'Surgical Strike Day'
With a directive ordering schools and universities to celebrate Surgical Strike Day, the government shows that it has little to boast of
Marking a paradigm shift from Teachers' Day and Children's Day, schools across the country will be celebrating 'Surgical Strike Day' today. No, seriously! As per a directive from the Ministry of Human Resource Development, schools must commemorate the day the Indian Army destroyed terror cells across the Line of Control in Pakistan-occupied Kashmir in 2016. 'Parakram Parv' will be celebrated in colleges and universities too, the University Grants Commission (UGC) has also ordered. And schools in Jammu and Kashmir must celebrate for three 3 days and send videos of the celebration as evidence, lest they wish to be tagged anti-national. Without taking anything away from the valour and sacrifice of the Indian army, I am forced to ask, is this really necessary?
I can't remember being asked to celebrate Kargil Divas while in school. Wasn't that a big victory too? What is this nationalist, hollow propaganda that must permeate young minds? Are we propounding and justifying violence and vengeance even if done to protect one's nation? I don't remember the US celebrating 'Killing Osama Day' after the 9/11 mastermind was butchered! Of course, we must remember our martyrs, our soldiers for their irrefutable contribution to the nation but to coerce schools and universities and make celebration mandatory, the Narendra Modi government inadvertently exposes the fact that it has had no other achievement in the last 4+ years to celebrate.
With six months or so to go for 2019 Lok Sabha elections, the government is scrambling to showcase its achievements. The government's much advertised hard economic decisions have fallen flat on the face. The controversial demonetisation has not brought back any black money. Its only result was a forced digitisation thrust upon India, something that could have very well been a planned, gradual implementation. It also strengthened the businesses of several digital players, caused 100 or more people to die (many while standing in gruelling lines), and made GDP lose a percentage or two. The Supreme Court has thwarted the efforts of making Aadhaar mandatory, dealing another blow to the government's efforts. Our relations with Pakistan are at a low and Amit Shah's recent 'termite' barb on illegal Bangladeshi immigrants threatens to sour relations with a friendly neighbour.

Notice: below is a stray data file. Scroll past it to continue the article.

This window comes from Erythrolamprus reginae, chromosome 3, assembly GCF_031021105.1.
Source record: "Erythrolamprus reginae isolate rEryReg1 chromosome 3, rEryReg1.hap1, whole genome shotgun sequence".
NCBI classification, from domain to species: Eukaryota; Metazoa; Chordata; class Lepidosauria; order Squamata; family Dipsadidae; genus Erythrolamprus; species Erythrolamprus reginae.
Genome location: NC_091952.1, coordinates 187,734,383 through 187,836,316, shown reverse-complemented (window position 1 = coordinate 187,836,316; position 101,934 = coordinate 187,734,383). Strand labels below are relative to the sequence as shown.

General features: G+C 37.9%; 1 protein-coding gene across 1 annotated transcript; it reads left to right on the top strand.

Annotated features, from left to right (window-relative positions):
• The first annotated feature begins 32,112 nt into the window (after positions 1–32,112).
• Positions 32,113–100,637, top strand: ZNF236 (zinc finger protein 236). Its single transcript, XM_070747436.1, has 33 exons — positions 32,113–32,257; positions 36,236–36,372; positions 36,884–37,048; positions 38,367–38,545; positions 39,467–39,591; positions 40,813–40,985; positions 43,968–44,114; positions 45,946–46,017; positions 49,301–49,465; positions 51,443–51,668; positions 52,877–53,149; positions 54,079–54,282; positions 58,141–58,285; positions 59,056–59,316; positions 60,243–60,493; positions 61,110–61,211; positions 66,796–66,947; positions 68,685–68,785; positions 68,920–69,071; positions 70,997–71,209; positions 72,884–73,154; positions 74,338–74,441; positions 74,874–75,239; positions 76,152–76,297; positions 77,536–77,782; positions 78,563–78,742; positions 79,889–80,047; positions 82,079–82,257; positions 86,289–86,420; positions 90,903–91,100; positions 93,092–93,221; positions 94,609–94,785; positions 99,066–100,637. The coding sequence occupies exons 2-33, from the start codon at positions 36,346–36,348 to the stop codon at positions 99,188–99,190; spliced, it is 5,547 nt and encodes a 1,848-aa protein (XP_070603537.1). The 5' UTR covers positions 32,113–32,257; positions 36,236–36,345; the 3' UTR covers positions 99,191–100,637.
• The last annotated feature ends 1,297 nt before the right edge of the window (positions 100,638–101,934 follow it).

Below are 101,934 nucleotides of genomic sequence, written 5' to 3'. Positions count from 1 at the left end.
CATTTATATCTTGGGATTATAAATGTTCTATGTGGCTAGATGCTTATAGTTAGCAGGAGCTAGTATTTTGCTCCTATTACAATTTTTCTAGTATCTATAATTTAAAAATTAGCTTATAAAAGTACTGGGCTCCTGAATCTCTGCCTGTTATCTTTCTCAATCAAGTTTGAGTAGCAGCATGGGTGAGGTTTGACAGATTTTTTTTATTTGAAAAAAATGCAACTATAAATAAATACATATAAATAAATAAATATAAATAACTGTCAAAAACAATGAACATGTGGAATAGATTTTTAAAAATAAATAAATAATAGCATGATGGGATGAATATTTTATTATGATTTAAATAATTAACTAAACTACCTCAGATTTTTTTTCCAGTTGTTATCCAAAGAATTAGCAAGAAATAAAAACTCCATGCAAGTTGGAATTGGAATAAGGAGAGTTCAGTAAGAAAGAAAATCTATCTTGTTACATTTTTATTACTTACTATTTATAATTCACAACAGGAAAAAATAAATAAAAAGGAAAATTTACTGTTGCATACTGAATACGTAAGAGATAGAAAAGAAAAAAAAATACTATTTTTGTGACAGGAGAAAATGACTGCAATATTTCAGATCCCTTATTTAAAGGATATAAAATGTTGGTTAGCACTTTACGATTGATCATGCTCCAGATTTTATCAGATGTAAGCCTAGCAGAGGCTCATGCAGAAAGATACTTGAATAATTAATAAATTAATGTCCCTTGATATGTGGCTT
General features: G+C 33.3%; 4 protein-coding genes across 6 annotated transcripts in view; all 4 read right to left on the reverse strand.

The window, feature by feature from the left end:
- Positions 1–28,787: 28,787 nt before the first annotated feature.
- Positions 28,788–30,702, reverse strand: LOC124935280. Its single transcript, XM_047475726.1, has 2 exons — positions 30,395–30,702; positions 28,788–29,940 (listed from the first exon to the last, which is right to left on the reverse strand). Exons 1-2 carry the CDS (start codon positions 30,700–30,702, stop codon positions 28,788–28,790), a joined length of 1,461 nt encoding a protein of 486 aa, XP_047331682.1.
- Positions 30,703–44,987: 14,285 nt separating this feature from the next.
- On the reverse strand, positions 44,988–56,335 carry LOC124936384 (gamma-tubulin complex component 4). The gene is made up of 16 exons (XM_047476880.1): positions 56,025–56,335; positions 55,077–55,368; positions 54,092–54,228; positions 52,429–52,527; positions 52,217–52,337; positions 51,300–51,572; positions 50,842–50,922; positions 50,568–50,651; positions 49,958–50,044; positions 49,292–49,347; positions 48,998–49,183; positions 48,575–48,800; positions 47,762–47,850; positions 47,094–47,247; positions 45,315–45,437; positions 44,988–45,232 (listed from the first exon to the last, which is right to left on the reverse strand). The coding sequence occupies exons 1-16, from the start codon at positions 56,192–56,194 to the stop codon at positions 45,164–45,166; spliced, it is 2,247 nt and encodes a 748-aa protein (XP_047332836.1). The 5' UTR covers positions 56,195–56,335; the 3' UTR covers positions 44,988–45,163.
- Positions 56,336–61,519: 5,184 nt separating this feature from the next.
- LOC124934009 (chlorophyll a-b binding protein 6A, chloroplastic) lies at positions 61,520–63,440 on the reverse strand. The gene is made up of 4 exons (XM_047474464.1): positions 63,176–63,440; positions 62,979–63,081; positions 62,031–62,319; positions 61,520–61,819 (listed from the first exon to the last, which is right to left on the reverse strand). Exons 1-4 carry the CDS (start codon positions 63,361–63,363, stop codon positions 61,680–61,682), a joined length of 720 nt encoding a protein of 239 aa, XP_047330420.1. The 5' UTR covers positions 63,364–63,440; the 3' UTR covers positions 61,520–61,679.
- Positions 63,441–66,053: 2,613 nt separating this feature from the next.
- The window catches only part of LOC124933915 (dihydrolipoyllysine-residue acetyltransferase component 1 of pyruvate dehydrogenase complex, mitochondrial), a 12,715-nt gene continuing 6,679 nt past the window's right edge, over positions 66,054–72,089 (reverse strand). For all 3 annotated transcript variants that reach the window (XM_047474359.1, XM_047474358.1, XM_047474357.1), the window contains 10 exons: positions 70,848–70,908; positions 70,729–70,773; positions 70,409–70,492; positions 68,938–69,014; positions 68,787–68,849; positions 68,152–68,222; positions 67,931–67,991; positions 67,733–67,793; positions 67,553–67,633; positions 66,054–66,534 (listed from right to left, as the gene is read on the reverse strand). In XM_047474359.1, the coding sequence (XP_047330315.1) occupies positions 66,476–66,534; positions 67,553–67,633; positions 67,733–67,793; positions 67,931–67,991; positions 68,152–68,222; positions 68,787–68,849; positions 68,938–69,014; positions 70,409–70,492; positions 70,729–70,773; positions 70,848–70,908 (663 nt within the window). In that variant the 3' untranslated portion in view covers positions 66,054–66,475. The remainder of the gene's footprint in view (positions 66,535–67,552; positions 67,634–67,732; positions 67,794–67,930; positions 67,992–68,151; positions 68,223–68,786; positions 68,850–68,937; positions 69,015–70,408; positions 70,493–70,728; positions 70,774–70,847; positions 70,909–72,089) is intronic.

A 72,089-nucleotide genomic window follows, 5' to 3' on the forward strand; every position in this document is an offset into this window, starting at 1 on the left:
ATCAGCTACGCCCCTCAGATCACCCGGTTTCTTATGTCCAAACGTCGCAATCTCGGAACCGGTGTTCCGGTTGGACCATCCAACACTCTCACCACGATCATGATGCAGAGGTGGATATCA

The government has also, in the last few years, lost its credibility to ensure the safety of all religions. Staying mum on lynching, protecting cows over human beings, allowing violence in the name of 'love jihad' have decidedly given it an anti-Muslim tag. So bad has been the publicity surrounding these incidents that even long-time BJP sympathisers have started hanging their heads in shame in private circles. Publicly, its senior leaders such as Yashwant Sinha and Arun Shourie have criticised the government's economic and other policies. Senior economists such as Raghuram Rajan, Arvind Panagariya, and Arvind Subramanian beat a hasty retreat, and these exits may not be the last. Added to these are errant defaulters fleeing the country to save their skin and the Rafale controversy that is day-by-day proving that the government has had its finger firmly in the mess. With all this unsavouriness thrown about against the government, what achievement can Prime Minister Narendra Modi have to boast about? The surgical strikes of course! Remember, once his predecessor, Atal Bihari Vajpayee, too, benefitted from Kargil and ensured his re-election. Can it work for Mr. Modi too? Worth a shot when so little is going their way. And that is why the directive to celebrate 'Parakram Parv' comes this year and not in 2017. Till last year, the government was supremely confident that all its moves would bear fruit, this year, they seem on unsound ground.
I remember this children's tale: Once there was an emperor who loved his clothes and spent all his money on it. Two swindlers took advantage of the emperor's narcissism and duped him into believing that he would receive the most exquisite clothes but they would be invisible to anyone who was either stupid or unfit for his office. Adorned with these invisible clothes, the emperor went on his procession into the city, stark naked. First, a child pointed out this fallacy followed by the whole town. 2019 Lok Sabha elections may do just that for the current regime; smart PR, propaganda, and sycophancy may not cut it this time.
(The writer is a journalist and media entrepreneur. The views expressed are strictly personal)